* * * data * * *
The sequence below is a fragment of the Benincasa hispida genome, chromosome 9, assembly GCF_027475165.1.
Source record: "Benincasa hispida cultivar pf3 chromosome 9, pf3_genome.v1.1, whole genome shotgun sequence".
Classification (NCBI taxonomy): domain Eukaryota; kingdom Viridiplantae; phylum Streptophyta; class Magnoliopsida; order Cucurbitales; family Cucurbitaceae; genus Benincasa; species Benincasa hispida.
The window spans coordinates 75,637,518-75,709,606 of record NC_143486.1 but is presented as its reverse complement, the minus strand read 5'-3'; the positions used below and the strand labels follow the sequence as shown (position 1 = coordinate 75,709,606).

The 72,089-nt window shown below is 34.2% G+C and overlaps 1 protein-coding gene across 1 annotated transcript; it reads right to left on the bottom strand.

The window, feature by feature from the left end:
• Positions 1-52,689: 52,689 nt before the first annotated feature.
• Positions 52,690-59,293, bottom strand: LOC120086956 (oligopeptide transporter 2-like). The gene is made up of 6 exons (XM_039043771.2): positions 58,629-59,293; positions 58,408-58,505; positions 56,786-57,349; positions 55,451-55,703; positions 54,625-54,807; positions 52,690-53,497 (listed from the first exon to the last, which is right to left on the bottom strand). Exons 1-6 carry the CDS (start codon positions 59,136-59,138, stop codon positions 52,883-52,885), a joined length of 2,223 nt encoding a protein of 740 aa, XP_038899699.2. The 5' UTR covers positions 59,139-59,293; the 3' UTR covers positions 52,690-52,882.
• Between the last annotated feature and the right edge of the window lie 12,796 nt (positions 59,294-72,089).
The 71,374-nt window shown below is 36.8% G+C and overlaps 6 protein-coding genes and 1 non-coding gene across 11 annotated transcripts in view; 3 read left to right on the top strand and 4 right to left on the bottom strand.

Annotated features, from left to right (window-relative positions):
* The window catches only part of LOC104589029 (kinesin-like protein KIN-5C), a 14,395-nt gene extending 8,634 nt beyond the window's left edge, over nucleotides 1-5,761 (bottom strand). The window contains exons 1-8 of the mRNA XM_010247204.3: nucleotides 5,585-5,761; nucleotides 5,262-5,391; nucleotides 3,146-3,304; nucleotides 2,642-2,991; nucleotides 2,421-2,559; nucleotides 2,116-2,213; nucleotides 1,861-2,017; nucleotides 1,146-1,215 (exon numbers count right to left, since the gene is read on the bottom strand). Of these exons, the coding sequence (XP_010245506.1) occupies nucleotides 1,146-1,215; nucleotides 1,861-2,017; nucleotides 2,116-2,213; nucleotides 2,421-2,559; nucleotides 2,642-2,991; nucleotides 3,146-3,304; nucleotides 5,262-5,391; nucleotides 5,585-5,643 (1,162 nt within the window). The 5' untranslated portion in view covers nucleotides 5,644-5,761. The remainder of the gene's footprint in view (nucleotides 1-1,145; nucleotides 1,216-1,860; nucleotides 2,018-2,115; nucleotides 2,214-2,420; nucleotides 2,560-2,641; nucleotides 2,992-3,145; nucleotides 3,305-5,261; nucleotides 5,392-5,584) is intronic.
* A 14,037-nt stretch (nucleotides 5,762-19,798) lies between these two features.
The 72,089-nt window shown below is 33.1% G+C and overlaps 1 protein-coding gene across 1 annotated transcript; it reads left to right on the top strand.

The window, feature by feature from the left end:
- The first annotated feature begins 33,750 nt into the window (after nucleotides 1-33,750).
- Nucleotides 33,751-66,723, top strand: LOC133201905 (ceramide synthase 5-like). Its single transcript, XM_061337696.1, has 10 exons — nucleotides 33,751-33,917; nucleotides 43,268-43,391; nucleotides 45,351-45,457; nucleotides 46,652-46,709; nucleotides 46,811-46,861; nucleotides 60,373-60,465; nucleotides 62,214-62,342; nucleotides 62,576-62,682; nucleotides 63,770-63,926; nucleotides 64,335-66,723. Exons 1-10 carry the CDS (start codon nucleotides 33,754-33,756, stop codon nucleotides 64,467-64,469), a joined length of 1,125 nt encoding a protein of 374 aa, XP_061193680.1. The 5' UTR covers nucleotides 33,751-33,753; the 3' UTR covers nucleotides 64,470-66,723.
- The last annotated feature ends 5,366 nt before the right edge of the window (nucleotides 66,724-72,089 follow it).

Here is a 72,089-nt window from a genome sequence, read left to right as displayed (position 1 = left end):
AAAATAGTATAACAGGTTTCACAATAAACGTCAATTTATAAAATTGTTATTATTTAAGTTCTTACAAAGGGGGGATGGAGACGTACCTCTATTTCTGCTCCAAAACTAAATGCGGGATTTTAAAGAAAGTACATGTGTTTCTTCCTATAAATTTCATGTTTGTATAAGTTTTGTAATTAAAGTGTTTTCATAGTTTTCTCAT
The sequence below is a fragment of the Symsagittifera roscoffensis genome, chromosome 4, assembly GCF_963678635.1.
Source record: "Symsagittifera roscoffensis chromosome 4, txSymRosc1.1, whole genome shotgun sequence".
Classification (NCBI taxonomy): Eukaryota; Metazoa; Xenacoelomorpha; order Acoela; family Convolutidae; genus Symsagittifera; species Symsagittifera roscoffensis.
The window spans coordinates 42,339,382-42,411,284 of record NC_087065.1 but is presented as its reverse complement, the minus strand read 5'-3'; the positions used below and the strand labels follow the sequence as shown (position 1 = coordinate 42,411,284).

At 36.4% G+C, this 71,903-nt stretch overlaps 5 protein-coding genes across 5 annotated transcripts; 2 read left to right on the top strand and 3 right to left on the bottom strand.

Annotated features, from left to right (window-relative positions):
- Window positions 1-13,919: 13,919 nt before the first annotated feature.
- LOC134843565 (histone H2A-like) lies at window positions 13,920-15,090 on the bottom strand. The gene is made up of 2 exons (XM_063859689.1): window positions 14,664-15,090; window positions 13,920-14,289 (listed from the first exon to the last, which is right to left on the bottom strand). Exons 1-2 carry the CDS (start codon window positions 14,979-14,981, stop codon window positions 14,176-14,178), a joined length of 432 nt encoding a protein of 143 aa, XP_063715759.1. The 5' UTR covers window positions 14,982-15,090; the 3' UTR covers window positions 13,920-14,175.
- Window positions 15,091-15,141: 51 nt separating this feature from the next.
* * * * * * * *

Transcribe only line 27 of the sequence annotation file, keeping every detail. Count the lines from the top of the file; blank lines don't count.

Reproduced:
- Window positions 1-13,919: 13,919 nt before the first annotated feature.